“A tech giant rises – another falls,”said the front-page headline on the Financial Times. It juxtaposed Twitter’s initial public offering (IPO),which is set to raise more from the market than Google did in 2004,with the chaotic events at BlackBerry,which dropped a plan to sell itself for $4.7bn,jettisoned its chief executive and said it would . . . →Read More:Why BlackBerry is history
Facebook users can no longer hide their profiles from others who search their names on the social media network.
In a note issued Thursday,the company’s chief privacy officer Michael Richter said a privacy setting that controlled “Who can look up your Timeline by name”had been removed. This effectively meant the profile of anyone with . . . →Read More:Facebook users can no longer hide their profiles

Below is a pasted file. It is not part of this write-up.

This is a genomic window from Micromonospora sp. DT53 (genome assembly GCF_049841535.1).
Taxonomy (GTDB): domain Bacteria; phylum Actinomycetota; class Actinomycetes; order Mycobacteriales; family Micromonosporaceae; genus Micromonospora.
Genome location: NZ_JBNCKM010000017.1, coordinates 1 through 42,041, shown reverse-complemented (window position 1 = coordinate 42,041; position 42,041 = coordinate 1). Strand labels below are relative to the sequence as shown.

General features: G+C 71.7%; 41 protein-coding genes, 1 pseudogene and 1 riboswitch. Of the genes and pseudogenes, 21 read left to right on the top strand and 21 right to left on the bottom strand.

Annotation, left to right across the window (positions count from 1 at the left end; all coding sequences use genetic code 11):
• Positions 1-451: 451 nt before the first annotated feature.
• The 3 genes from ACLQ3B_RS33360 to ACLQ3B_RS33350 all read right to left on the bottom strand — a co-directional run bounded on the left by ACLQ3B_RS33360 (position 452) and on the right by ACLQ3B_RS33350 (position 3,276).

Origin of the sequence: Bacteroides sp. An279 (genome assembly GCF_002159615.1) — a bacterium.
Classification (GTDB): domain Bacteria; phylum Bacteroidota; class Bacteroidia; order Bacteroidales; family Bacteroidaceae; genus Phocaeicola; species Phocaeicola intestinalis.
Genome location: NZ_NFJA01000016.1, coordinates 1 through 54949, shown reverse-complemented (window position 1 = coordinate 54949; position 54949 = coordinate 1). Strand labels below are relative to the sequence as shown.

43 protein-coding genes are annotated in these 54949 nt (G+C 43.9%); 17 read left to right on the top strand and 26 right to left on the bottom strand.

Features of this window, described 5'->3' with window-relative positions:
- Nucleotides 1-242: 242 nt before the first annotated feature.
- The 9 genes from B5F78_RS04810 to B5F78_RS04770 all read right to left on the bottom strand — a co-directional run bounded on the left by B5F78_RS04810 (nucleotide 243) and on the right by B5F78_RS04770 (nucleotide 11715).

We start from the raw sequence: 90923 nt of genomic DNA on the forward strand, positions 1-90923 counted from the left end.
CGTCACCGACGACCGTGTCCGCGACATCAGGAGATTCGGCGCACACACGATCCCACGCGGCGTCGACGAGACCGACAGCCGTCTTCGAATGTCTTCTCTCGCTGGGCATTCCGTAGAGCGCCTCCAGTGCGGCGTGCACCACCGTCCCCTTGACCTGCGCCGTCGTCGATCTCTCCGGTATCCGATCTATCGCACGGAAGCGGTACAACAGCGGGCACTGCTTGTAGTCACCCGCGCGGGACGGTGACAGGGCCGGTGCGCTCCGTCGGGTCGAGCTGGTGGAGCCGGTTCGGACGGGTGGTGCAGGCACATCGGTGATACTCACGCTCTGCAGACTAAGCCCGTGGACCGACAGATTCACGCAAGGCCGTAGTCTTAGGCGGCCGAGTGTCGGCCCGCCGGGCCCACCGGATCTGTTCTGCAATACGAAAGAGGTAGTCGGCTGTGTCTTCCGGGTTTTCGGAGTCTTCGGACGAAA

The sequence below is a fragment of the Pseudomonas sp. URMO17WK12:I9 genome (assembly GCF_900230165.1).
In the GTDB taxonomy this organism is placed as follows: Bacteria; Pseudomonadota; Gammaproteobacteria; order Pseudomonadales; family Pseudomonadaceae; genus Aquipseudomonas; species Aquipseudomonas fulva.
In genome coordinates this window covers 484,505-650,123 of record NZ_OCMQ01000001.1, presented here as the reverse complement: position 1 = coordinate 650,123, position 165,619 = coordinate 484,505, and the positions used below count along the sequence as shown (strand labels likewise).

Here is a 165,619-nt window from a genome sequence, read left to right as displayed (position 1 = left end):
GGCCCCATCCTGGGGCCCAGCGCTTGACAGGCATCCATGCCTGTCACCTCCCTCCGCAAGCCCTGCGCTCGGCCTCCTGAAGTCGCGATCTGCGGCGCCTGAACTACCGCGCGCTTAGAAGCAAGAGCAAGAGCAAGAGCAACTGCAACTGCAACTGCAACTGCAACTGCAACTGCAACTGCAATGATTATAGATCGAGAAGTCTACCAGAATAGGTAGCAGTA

What if I tell you that your mobile SIM can be duplicated and used by another person for different motives,without you getting to know about it,let alone your approval?
. . . →Read More:Cyber crimes and the monetary losses inflicted
The mobile and tablet revolution is upon us,faster than we in the media industry can respond. News is becoming more social and more real-time. The future of news is conclusively digital and multiplatform. These are just a few of the key findings of the newly released Digital NewsReport 2013 by Reuters Institute.
Is Pakistan’s media landscape . . . →Read More:Welcome to the digital era
The obesity rate is 27.5 percent higher in New York City neighborhoods where the greatest proportion of people “like”television on Facebook.
. . . →Read More:Obesity on the rise
It has been over two-and-a-half months since Youtube was banned in Pakistan over the anti-Islamic video that Google refused to take down despite repeated requests by the Pakistani authorities. In a world of increasingly free internet and easier information sharing,the question remains what degree of control are we to allow our governments and internet . . . →Read More:Caught in the middle